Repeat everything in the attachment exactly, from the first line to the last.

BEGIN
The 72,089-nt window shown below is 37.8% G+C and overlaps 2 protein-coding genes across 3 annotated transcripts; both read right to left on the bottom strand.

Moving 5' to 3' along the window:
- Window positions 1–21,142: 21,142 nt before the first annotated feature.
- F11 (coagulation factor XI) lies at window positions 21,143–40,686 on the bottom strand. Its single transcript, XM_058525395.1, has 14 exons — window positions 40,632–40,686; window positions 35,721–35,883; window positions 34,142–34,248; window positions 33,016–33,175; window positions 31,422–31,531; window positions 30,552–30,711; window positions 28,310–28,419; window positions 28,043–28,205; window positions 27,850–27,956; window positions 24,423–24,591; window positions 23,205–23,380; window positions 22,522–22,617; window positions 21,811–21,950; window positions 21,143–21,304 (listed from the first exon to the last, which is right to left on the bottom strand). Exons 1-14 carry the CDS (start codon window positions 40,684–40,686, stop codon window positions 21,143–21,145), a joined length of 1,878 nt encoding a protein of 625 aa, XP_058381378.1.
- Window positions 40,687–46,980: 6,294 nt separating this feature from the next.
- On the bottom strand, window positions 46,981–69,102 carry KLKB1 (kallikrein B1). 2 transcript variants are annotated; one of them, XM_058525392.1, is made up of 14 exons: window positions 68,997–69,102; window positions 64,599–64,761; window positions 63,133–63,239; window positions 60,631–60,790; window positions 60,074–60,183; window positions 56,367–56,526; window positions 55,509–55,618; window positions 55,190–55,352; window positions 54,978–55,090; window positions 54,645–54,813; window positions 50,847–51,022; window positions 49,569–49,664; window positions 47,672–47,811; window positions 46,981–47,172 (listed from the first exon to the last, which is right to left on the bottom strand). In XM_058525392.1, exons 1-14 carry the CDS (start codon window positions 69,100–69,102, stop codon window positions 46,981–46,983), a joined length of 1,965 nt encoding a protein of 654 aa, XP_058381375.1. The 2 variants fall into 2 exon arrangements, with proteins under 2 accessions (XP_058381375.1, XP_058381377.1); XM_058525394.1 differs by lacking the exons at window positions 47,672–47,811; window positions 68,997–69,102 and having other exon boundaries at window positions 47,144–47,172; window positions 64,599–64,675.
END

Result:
The 72,089-nt window shown below is 37.8% G+C and overlaps 2 protein-coding genes across 3 annotated transcripts; both read right to left on the bottom strand.

Moving 5' to 3' along the window:
- Window positions 1–21,142: 21,142 nt before the first annotated feature.
- F11 (coagulation factor XI) lies at window positions 21,143–40,686 on the bottom strand. Its single transcript, XM_058525395.1, has 14 exons — window positions 40,632–40,686; window positions 35,721–35,883; window positions 34,142–34,248; window positions 33,016–33,175; window positions 31,422–31,531; window positions 30,552–30,711; window positions 28,310–28,419; window positions 28,043–28,205; window positions 27,850–27,956; window positions 24,423–24,591; window positions 23,205–23,380; window positions 22,522–22,617; window positions 21,811–21,950; window positions 21,143–21,304 (listed from the first exon to the last, which is right to left on the bottom strand). Exons 1-14 carry the CDS (start codon window positions 40,684–40,686, stop codon window positions 21,143–21,145), a joined length of 1,878 nt encoding a protein of 625 aa, XP_058381378.1.
- Window positions 40,687–46,980: 6,294 nt separating this feature from the next.
- On the bottom strand, window positions 46,981–69,102 carry KLKB1 (kallikrein B1). 2 transcript variants are annotated; one of them, XM_058525392.1, is made up of 14 exons: window positions 68,997–69,102; window positions 64,599–64,761; window positions 63,133–63,239; window positions 60,631–60,790; window positions 60,074–60,183; window positions 56,367–56,526; window positions 55,509–55,618; window positions 55,190–55,352; window positions 54,978–55,090; window positions 54,645–54,813; window positions 50,847–51,022; window positions 49,569–49,664; window positions 47,672–47,811; window positions 46,981–47,172 (listed from the first exon to the last, which is right to left on the bottom strand). In XM_058525392.1, exons 1-14 carry the CDS (start codon window positions 69,100–69,102, stop codon window positions 46,981–46,983), a joined length of 1,965 nt encoding a protein of 654 aa, XP_058381375.1. The 2 variants fall into 2 exon arrangements, with proteins under 2 accessions (XP_058381375.1, XP_058381377.1); XM_058525394.1 differs by lacking the exons at window positions 47,672–47,811; window positions 68,997–69,102 and having other exon boundaries at window positions 47,144–47,172; window positions 64,599–64,675.